A milestone 2 million hours in the making
Two million dollars, 2 million beers, 2 million puppies — that’s all a lot, especially all at once. (By the way, these are ranked in order of personal preference.)
But 2 million labor hours safely worked on design and construction at a complex job site without an incident causing somebody to miss time? That calls for recognition and celebration.
And that’s what everybody involved with the construction of Denver Water’s Northwater Treatment Plant is doing — celebrating the milestone of 2 million hours safely worked on the project.
“For a project of this size and scope, it’s impressive,” said Pete McCormick, project manager for Denver Water’s new treatment plant. “It took so much planning and so many people working together to get to this point. We’re all proud to be a part of this.”
“It is a very unique project,” said Jesse Bowman, safety manager at Kiewit, the construction manager at risk for the project.
“For instance, we’ve had to work with many unique fall protection scenarios here that others may not have seen before. We have multiple organizations working together. We’ve had 100- to 300-plus craft people here at one time. We’ve had up to 60 pieces of heavy equipment on site at times, and we’ve done confined space work. It’s all an incredible challenge. And to do that all safely is truly impressive,” Bowman said.
Construction on the 183-acre site started in September 2018, and the new treatment plant will be operational in 2024.
But with the project’s complex set of challenges, like those listed above, it was important to emphasize safety early in the planning phase.
The Northwater project team started the safety focus while creating the project’s charter.
Learn more about how Denver Water is preparing for future challenges.
During the process, the team placed safety as the project’s primary objective — above all other objectives. The project charter, which listed developing a zero-incident safety culture as the top objective, then became the guiding document for creating the project management and construction management plans.
This meant that from the moment the project broke ground until the time it is completed, safety would be, as stated in the charter: “paramount and will be the first priority of all parties to the project.”
“We set the expectations right away for everyone to follow,” said Nathan Worker, construction manager for Jacobs, the owner’s representative, on the treatment plant.
“This included empowering every person on site to speak up if they saw something concerning from a safety standpoint. It doesn’t matter if it’s your first day on the project of if you’ve been here the whole time. Every person can bring a safety concern forward.”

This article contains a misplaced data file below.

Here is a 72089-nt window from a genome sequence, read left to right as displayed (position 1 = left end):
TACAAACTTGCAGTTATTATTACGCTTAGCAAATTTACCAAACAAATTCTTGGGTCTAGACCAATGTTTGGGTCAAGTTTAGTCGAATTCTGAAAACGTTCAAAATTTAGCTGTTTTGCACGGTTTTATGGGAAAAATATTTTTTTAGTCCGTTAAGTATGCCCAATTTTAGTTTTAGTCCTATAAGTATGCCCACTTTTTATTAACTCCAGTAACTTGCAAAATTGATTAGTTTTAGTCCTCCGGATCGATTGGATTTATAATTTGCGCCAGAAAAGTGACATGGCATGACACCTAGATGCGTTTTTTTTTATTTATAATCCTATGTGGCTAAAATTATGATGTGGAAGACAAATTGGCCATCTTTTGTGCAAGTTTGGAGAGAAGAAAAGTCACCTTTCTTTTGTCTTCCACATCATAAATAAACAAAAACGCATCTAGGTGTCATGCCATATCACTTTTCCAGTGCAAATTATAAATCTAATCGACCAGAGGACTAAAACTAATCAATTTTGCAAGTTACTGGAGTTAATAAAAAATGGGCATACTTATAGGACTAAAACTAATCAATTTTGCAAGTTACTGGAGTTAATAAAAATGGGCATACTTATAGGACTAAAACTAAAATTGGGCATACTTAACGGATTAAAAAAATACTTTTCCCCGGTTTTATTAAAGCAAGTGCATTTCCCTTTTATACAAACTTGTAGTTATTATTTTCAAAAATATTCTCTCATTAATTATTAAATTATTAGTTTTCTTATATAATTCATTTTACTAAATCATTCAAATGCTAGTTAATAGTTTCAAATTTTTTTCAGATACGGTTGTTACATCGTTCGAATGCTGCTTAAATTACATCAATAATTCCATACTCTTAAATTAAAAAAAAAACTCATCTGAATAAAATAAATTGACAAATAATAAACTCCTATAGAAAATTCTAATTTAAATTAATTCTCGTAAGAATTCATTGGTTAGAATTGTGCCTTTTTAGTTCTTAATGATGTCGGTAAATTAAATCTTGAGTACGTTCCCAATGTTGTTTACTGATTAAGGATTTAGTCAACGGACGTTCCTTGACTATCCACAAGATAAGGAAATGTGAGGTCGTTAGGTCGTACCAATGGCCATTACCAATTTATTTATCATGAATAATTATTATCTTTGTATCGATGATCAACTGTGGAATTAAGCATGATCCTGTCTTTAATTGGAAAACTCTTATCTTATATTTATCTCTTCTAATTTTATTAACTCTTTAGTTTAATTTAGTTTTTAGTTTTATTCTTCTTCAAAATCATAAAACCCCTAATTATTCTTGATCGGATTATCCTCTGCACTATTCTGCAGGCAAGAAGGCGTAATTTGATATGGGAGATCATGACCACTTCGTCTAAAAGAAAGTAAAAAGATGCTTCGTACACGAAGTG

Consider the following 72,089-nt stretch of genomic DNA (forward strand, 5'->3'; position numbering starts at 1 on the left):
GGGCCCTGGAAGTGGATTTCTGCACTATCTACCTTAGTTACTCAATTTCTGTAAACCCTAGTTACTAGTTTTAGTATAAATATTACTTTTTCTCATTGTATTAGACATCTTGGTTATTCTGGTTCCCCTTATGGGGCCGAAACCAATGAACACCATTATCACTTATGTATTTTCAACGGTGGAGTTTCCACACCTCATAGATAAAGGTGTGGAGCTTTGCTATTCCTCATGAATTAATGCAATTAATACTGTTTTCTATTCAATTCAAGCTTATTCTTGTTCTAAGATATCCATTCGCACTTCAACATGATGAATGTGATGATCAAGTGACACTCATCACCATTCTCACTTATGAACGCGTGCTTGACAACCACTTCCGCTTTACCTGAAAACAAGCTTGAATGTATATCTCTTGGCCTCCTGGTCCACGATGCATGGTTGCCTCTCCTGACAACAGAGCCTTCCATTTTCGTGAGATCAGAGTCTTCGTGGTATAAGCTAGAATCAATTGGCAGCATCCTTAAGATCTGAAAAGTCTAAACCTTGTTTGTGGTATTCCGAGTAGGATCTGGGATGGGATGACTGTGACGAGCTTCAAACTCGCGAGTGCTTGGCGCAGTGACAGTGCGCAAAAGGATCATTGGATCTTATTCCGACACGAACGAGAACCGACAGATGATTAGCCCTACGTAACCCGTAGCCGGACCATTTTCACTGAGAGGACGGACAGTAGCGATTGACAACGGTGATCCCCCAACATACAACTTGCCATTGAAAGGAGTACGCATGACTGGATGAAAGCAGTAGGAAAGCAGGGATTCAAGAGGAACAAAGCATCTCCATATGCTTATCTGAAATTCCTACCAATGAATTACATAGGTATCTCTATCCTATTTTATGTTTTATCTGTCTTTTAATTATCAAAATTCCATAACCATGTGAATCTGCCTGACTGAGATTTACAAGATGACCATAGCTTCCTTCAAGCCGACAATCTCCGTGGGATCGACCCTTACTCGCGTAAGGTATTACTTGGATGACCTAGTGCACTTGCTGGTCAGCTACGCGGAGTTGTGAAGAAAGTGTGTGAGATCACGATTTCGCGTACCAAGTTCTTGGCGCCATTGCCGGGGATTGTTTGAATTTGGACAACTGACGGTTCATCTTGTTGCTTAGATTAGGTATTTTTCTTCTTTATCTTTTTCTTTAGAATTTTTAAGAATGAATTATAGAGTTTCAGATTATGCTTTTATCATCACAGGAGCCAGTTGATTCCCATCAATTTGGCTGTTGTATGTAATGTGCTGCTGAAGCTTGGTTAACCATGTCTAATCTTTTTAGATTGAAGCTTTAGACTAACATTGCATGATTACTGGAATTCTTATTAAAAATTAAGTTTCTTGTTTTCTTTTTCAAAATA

Other initiatives that contributed to this milestone include:
- Safety by design: During the design phase of the project, the project team hosted Continuous Improvement events during which current operators and maintenance crews identified accessibility constraints and problem areas at other Denver Water facilities. The point was to avoid such issues at the new treatment plant. Activities included creating a full-scale mock-up of a chemical storage and pumping room, as well as 3D model walk-throughs of each pipe gallery. Operators were able to visualize, access and sculpt the design, thus ensuring the finished product would be built with safety and accessibility standards influenced by the people who will eventually operate the plant.
- Craft voice in safety: This initiative, called CVIS for short, provided a platform to ensure all craft workers have an equal voice in safety, are working in partnership with management to take a proactive approach on relationship building, and are empowering other workers to support safety through prevention, education and awareness efforts. The CVIS team continues to meet weekly with the dedicated site safety engineer and the on-site project safety manager to discuss safety topics.
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- COVID families: When the COVID-19 pandemic hit, Kiewit quickly adopted this strategy, which placed workers in small “family” groups that did not interact with other workers in other family groups. This prevented one infection from turning into a mass outbreak that could have jeopardized the project schedule. Kiewit also created a matrix that explained to workers what to do if they felt sick, what to do if they tested positive and what they needed to do to come back to work.
“From the moment we chartered this project until the time we finish, we are focused on safety in all aspects of this project,” Worker said.
“The message is simple. Nobody gets hurt and we all go home safely to our families at the end of the day.”